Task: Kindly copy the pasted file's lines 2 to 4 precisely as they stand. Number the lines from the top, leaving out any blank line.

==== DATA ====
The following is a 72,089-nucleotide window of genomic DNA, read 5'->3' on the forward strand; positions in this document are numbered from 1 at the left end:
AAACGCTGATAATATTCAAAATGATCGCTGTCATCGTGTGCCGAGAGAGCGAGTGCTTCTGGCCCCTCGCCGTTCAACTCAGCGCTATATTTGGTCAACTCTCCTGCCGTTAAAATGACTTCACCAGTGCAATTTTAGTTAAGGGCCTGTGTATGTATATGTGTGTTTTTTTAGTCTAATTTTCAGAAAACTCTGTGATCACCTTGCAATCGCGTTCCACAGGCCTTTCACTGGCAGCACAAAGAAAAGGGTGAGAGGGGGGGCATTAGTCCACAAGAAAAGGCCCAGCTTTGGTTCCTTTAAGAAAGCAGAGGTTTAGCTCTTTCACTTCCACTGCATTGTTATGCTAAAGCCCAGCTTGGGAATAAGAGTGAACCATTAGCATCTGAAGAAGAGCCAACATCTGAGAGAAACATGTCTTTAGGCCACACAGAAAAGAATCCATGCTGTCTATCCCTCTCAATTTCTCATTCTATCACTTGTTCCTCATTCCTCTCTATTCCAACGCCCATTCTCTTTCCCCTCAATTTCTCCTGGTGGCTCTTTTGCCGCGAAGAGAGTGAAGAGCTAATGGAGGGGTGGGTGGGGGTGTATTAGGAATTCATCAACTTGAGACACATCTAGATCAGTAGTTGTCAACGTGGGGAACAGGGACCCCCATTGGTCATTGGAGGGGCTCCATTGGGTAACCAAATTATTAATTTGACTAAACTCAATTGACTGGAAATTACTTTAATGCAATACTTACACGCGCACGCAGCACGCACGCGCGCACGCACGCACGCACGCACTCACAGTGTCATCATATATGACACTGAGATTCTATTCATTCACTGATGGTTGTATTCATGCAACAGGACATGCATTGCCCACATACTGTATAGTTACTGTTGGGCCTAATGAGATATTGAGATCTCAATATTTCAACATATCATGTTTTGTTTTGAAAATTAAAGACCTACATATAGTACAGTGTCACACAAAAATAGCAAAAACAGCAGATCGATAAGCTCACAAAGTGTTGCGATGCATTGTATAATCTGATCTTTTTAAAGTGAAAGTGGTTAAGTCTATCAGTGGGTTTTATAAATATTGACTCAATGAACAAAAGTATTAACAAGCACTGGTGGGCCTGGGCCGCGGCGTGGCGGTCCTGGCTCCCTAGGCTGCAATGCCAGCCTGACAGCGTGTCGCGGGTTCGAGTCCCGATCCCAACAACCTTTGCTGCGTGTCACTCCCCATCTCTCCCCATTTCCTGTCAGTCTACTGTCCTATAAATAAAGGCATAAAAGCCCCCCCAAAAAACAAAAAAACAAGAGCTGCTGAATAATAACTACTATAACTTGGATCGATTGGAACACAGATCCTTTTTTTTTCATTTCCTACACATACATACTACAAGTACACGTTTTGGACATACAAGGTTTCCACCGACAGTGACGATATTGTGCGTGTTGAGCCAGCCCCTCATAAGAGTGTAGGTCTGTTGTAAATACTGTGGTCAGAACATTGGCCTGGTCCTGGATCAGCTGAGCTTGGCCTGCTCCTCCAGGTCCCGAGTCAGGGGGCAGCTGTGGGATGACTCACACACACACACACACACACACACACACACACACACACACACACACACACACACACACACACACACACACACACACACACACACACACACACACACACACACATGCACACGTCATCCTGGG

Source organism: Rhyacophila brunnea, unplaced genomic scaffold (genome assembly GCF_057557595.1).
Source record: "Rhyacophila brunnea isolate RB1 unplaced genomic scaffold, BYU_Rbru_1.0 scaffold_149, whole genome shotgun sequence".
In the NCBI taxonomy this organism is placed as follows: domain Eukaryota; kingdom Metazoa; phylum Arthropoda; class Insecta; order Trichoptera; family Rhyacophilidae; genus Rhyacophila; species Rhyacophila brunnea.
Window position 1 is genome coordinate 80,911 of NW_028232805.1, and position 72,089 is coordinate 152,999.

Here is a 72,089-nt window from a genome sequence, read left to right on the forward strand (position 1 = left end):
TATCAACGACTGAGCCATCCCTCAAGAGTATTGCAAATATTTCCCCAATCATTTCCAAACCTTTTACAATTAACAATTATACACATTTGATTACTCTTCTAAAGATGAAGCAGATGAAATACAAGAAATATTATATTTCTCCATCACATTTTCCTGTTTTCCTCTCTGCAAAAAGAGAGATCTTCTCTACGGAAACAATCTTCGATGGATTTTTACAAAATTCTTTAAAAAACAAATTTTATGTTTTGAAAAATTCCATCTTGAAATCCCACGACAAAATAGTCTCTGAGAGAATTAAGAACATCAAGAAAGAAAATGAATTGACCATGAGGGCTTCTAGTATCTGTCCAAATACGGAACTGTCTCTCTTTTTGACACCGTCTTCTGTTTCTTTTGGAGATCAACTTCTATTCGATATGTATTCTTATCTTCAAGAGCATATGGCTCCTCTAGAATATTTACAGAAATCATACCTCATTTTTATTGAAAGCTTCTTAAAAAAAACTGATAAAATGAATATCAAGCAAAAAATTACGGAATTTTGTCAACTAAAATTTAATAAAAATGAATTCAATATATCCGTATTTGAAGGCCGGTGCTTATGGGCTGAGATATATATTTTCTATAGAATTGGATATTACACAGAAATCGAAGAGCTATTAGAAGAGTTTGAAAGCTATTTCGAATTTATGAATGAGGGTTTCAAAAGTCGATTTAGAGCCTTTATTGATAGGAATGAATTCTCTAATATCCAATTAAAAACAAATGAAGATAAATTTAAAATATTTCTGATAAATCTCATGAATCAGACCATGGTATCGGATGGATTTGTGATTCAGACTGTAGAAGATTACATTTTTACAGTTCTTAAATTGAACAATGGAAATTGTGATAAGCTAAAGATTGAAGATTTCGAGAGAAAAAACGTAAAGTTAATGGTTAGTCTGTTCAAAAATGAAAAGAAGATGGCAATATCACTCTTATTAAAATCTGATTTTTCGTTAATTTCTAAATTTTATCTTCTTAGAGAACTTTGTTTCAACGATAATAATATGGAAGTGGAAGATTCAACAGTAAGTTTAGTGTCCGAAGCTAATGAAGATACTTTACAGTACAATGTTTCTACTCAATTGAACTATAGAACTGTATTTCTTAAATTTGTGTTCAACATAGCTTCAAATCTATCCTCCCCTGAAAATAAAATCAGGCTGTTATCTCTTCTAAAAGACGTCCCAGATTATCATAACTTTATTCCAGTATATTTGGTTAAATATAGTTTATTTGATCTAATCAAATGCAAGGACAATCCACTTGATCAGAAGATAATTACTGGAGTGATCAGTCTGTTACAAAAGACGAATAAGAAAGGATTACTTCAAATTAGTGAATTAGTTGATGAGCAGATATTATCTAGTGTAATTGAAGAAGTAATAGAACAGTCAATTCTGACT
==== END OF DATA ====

AAACGCTGATAATATTCAAAATGATCGCTGTCATCGTGTGCCGAGAGAGCGAGTGCTTCTGGCCCCTCGCCGTTCAACTCAGCGCTATATTTGGTCAACTCTCCTGCCGTTAAAATGACTTCACCAGTGCAATTTTAGTTAAGGGCCTGTGTATGTATATGTGTGTTTTTTTAGTCTAATTTTCAGAAAACTCTGTGATCACCTTGCAATCGCGTTCCACAGGCCTTTCACTGGCAGCACAAAGAAAAGGGTGAGAGGGGGGGCATTAGTCCACAAGAAAAGGCCCAGCTTTGGTTCCTTTAAGAAAGCAGAGGTTTAGCTCTTTCACTTCCACTGCATTGTTATGCTAAAGCCCAGCTTGGGAATAAGAGTGAACCATTAGCATCTGAAGAAGAGCCAACATCTGAGAGAAACATGTCTTTAGGCCACACAGAAAAGAATCCATGCTGTCTATCCCTCTCAATTTCTCATTCTATCACTTGTTCCTCATTCCTCTCTATTCCAACGCCCATTCTCTTTCCCCTCAATTTCTCCTGGTGGCTCTTTTGCCGCGAAGAGAGTGAAGAGCTAATGGAGGGGTGGGTGGGGGTGTATTAGGAATTCATCAACTTGAGACACATCTAGATCAGTAGTTGTCAACGTGGGGAACAGGGACCCCCATTGGTCATTGGAGGGGCTCCATTGGGTAACCAAATTATTAATTTGACTAAACTCAATTGACTGGAAATTACTTTAATGCAATACTTACACGCGCACGCAGCACGCACGCGCGCACGCACGCACGCACGCACTCACAGTGTCATCATATATGACACTGAGATTCTATTCATTCACTGATGGTTGTATTCATGCAACAGGACATGCATTGCCCACATACTGTATAGTTACTGTTGGGCCTAATGAGATATTGAGATCTCAATATTTCAACATATCATGTTTTGTTTTGAAAATTAAAGACCTACATATAGTACAGTGTCACACAAAAATAGCAAAAACAGCAGATCGATAAGCTCACAAAGTGTTGCGATGCATTGTATAATCTGATCTTTTTAAAGTGAAAGTGGTTAAGTCTATCAGTGGGTTTTATAAATATTGACTCAATGAACAAAAGTATTAACAAGCACTGGTGGGCCTGGGCCGCGGCGTGGCGGTCCTGGCTCCCTAGGCTGCAATGCCAGCCTGACAGCGTGTCGCGGGTTCGAGTCCCGATCCCAACAACCTTTGCTGCGTGTCACTCCCCATCTCTCCCCATTTCCTGTCAGTCTACTGTCCTATAAATAAAGGCATAAAAGCCCCCCCAAAAAACAAAAAAACAAGAGCTGCTGAATAATAACTACTATAACTTGGATCGATTGGAACACAGATCCTTTTTTTTTCATTTCCTACACATACATACTACAAGTACACGTTTTGGACATACAAGGTTTCCACCGACAGTGACGATATTGTGCGTGTTGAGCCAGCCCCTCATAAGAGTGTAGGTCTGTTGTAAATACTGTGGTCAGAACATTGGCCTGGTCCTGGATCAGCTGAGCTTGGCCTGCTCCTCCAGGTCCCGAGTCAGGGGGCAGCTGTGGGATGACTCACACACACACACACACACACACACACACACACACACACACACACACACACACACACACACACACACACACACACACACACACACACACACACACACACACACATGCACACGTCATCCTGGG

Source organism: Rhyacophila brunnea, unplaced genomic scaffold (genome assembly GCF_057557595.1).
Source record: "Rhyacophila brunnea isolate RB1 unplaced genomic scaffold, BYU_Rbru_1.0 scaffold_149, whole genome shotgun sequence".